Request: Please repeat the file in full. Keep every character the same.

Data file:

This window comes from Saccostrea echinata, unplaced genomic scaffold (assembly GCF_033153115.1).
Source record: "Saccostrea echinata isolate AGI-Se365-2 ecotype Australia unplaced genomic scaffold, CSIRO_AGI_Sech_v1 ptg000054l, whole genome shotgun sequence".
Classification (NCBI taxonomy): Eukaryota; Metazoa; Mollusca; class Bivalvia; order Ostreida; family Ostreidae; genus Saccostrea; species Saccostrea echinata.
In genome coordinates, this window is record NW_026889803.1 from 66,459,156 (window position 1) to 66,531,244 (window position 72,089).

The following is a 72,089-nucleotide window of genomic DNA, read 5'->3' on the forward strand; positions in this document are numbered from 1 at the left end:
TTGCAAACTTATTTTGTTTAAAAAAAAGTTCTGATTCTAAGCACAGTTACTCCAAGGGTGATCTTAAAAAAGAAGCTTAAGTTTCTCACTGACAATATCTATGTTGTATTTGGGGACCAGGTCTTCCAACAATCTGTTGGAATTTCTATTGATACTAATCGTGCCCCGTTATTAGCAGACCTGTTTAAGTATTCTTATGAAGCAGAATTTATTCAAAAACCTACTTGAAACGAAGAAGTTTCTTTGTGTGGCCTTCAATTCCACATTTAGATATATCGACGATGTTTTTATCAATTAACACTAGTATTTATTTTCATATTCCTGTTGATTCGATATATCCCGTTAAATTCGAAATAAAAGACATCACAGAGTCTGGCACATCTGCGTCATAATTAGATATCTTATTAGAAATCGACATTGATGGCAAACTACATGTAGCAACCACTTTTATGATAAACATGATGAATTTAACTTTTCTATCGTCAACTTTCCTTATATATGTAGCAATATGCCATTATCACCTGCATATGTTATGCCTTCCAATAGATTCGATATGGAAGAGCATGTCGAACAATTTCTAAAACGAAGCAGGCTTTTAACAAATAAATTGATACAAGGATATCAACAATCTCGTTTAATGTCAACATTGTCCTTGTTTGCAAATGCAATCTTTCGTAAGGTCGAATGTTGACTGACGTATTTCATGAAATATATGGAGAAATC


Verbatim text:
This window comes from Saccostrea echinata, unplaced genomic scaffold (assembly GCF_033153115.1).
Source record: "Saccostrea echinata isolate AGI-Se365-2 ecotype Australia unplaced genomic scaffold, CSIRO_AGI_Sech_v1 ptg000054l, whole genome shotgun sequence".
Classification (NCBI taxonomy): Eukaryota; Metazoa; Mollusca; class Bivalvia; order Ostreida; family Ostreidae; genus Saccostrea; species Saccostrea echinata.
In genome coordinates, this window is record NW_026889803.1 from 66,459,156 (window position 1) to 66,531,244 (window position 72,089).

The following is a 72,089-nucleotide window of genomic DNA, read 5'->3' on the forward strand; positions in this document are numbered from 1 at the left end:
TTGCAAACTTATTTTGTTTAAAAAAAAGTTCTGATTCTAAGCACAGTTACTCCAAGGGTGATCTTAAAAAAGAAGCTTAAGTTTCTCACTGACAATATCTATGTTGTATTTGGGGACCAGGTCTTCCAACAATCTGTTGGAATTTCTATTGATACTAATCGTGCCCCGTTATTAGCAGACCTGTTTAAGTATTCTTATGAAGCAGAATTTATTCAAAAACCTACTTGAAACGAAGAAGTTTCTTTGTGTGGCCTTCAATTCCACATTTAGATATATCGACGATGTTTTTATCAATTAACACTAGTATTTATTTTCATATTCCTGTTGATTCGATATATCCCGTTAAATTCGAAATAAAAGACATCACAGAGTCTGGCACATCTGCGTCATAATTAGATATCTTATTAGAAATCGACATTGATGGCAAACTACATGTAGCAACCACTTTTATGATAAACATGATGAATTTAACTTTTCTATCGTCAACTTTCCTTATATATGTAGCAATATGCCATTATCACCTGCATATGTTATGCCTTCCAATAGATTCGATATGGAAGAGCATGTCGAACAATTTCTAAAACGAAGCAGGCTTTTAACAAATAAATTGATACAAGGATATCAACAATCTCGTTTAATGTCAACATTGTCCTTGTTTGCAAATGCAATCTTTCGTAAGGTCGAATGTTGACTGACGTATTTCATGAAATATATGGAGAAATC